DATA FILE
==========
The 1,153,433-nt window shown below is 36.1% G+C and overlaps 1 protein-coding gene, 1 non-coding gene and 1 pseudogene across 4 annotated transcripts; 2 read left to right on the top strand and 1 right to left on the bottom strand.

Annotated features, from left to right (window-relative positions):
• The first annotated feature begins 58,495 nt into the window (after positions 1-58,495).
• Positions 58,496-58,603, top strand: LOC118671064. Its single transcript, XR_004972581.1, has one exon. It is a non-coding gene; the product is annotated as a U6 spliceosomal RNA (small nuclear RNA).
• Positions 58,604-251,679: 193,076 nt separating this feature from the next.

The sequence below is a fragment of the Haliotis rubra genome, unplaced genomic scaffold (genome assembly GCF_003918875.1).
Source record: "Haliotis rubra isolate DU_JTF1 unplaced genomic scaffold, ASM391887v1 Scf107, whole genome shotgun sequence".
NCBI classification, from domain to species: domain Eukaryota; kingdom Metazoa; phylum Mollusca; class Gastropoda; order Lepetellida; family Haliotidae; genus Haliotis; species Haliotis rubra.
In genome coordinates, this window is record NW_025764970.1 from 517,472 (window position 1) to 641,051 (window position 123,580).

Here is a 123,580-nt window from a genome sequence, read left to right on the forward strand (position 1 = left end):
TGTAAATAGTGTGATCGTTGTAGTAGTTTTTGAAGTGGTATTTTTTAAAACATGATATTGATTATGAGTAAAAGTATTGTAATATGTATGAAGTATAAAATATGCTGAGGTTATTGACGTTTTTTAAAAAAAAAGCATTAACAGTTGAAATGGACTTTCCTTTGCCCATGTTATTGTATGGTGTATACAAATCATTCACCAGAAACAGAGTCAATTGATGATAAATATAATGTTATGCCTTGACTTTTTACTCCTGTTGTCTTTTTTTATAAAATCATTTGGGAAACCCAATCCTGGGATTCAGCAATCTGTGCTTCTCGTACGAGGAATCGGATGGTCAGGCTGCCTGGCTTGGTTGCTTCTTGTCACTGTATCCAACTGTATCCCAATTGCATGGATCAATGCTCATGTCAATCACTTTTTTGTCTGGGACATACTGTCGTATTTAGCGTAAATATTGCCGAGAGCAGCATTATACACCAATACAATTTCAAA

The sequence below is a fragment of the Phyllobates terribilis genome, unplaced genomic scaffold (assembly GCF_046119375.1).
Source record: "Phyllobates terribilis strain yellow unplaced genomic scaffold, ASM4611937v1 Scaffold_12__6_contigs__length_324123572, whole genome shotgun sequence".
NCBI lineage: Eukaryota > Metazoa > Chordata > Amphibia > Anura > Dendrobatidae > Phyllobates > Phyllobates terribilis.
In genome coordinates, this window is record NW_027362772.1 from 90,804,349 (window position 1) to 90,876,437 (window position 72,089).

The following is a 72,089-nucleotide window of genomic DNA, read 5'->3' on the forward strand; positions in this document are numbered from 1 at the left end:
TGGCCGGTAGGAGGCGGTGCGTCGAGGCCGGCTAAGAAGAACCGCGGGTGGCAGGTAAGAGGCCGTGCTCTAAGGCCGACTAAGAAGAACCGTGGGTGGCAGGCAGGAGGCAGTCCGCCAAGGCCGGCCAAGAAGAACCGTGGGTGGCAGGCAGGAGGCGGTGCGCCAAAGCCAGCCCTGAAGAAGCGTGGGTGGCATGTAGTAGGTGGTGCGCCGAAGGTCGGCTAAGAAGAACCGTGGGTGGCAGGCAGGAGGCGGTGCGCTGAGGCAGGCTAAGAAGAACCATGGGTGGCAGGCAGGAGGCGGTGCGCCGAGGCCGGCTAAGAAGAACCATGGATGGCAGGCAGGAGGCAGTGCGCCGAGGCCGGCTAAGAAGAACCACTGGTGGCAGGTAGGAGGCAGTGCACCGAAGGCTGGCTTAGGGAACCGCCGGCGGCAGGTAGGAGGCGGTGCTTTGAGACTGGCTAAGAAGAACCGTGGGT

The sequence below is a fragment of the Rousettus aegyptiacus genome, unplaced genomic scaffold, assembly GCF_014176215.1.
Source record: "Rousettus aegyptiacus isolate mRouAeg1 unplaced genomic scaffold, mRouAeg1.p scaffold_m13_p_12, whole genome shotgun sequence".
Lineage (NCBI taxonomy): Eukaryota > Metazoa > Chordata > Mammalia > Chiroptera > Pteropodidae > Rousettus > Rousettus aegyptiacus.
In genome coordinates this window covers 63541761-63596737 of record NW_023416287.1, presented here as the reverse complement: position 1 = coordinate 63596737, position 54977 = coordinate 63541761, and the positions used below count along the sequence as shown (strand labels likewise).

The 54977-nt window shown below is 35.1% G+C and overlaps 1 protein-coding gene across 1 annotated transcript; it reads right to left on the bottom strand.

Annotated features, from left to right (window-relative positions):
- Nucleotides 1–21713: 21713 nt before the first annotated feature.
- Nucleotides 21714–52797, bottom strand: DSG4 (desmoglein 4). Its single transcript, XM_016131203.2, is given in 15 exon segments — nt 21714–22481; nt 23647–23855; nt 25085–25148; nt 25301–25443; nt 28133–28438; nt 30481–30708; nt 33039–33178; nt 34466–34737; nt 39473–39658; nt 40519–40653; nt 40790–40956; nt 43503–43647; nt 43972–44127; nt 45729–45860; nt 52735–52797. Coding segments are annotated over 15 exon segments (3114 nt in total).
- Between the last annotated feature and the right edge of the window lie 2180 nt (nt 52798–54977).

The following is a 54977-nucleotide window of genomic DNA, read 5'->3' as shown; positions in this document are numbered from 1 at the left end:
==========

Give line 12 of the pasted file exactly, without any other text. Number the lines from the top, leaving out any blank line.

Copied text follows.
The sequence below is a fragment of the Phyllobates terribilis genome, unplaced genomic scaffold (assembly GCF_046119375.1).